Over at the NY Times, Anthony Tommasini, chief classical music critic, has undertaken the challenge of naming the top ten composers of the Western notational tradition....no, wait. He hasn't. He's undertaken the challenge of naming the top ten composers of the Western notational tradition since the high Baroque.
Over at Sounds & Fury, A.C. Douglas is claiming Tommasini has big balls; he's also naming his own top ten, none of which will surprise you.
Both of youse: forget it.
For ACD: Tommasini gives it away in his opening paragraphs, where he talks about top ten and top 100 lists in other fields (best 100 books in English, best films, etc.). I'd bet that a Times editor dreamed up this stunt. The idea has nothing to do with Tommasini's guts or manhood, and he loses exactly nothing by going through with the exercise. It has to do with marketing: someone had the undoubtedly correct idea that a feature like this, spread out over a week or more, complete with video and audio examples, would attract eyes. I own that it's an entertaining exercise, at the very least.
For Tony: Dodging around the fact that this is an impossible task in the first place, I wish you hadn't weaseled out of including the whole of Western notational music history. What a chance to advocate for composers outside the mainstream symphonic / chamber music canon, and introduce Times readers to composers new to them. Damn right you can make a case for including Josquin and Monteverdi in that list; also Hildegard of Bingen, Guillaume de Machaut, Guillaume Dufay, and many others.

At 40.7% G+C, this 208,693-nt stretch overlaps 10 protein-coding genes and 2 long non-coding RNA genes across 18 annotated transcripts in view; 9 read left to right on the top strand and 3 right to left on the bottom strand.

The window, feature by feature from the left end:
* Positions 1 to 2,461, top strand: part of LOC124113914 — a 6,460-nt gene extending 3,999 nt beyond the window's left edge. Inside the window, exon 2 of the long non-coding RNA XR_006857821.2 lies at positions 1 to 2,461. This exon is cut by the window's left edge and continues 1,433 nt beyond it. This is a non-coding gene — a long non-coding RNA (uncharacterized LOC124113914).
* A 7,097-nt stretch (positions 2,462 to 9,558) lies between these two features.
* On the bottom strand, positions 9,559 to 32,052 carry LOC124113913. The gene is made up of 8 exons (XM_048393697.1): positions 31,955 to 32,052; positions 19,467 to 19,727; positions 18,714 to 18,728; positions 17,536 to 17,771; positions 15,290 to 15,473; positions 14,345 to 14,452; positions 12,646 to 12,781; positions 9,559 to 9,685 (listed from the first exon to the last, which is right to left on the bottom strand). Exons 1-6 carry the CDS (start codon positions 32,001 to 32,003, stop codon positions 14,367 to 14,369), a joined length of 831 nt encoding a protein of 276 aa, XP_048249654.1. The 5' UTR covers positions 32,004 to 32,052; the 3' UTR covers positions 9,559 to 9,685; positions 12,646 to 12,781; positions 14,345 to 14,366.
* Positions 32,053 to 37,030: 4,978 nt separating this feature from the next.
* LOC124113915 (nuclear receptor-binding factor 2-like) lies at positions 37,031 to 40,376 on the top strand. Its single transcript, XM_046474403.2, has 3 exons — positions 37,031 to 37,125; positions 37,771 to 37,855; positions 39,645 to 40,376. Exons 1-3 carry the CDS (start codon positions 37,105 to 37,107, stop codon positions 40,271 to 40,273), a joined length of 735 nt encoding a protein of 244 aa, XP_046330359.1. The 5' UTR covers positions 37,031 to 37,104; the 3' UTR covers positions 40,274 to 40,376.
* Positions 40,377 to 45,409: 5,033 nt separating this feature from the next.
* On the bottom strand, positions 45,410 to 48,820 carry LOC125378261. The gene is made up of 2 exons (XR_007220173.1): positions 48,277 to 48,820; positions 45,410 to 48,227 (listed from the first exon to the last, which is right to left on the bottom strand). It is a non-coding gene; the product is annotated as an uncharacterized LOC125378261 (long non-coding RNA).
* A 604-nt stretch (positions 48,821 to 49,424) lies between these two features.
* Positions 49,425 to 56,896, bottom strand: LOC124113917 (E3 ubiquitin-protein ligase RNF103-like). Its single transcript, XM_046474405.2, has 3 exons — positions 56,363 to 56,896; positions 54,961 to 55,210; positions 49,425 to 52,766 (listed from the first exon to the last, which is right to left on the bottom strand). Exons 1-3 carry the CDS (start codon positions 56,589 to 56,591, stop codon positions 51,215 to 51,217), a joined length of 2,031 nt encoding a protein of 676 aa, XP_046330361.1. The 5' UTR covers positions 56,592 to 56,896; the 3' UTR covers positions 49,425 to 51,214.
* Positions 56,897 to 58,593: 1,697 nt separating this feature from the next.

It is especially crazy to omit Monteverdi, who operates right on the edge between the Renaissance and the modern. He didn't invent opera, but he wrote operas that are in a class with Mozart's; he wrote great secular works and great sacred works.
I'm more in agreement about the omission of living composers, though even there I am troubled. Omit the living and you essentially write women composers completely out of the picture. There were more women active between 1750 and the late 20th c. than one might think, but they did not have much in the way of opportunities to become well known or widely played. Today, we are lucky enough to have many, many women working as composers, and there's at least one whom I'd consider to have a shot at the pantheon.
For me: I looked at the illustrations for the article and crazily assumed they were Tommasini's final picks, despite the fact that there are thirteen faces. So there's a comment by me on the ArtsBlog about dropping Tchaikowsky and including Bartok. Well, I'd stick with that one, for sure; I'd add that it's critical to include Debussy, probably by dumping consideration of Chopin. Debussy and Bartok rank with Schoenberg and Stravinsky in terms of their influence on composers in the 20th and early 21st centuries. And I think one could safely lose Schumann, much as I love his music. I would like to see Verdi or Puccini included, in part because of all the German-language heavyweights in the thirteen, in part because they're that good. But it's nuts to omit Wagner, whose giant ambitions and harmonic language lead directly to the 20th century and serial composition.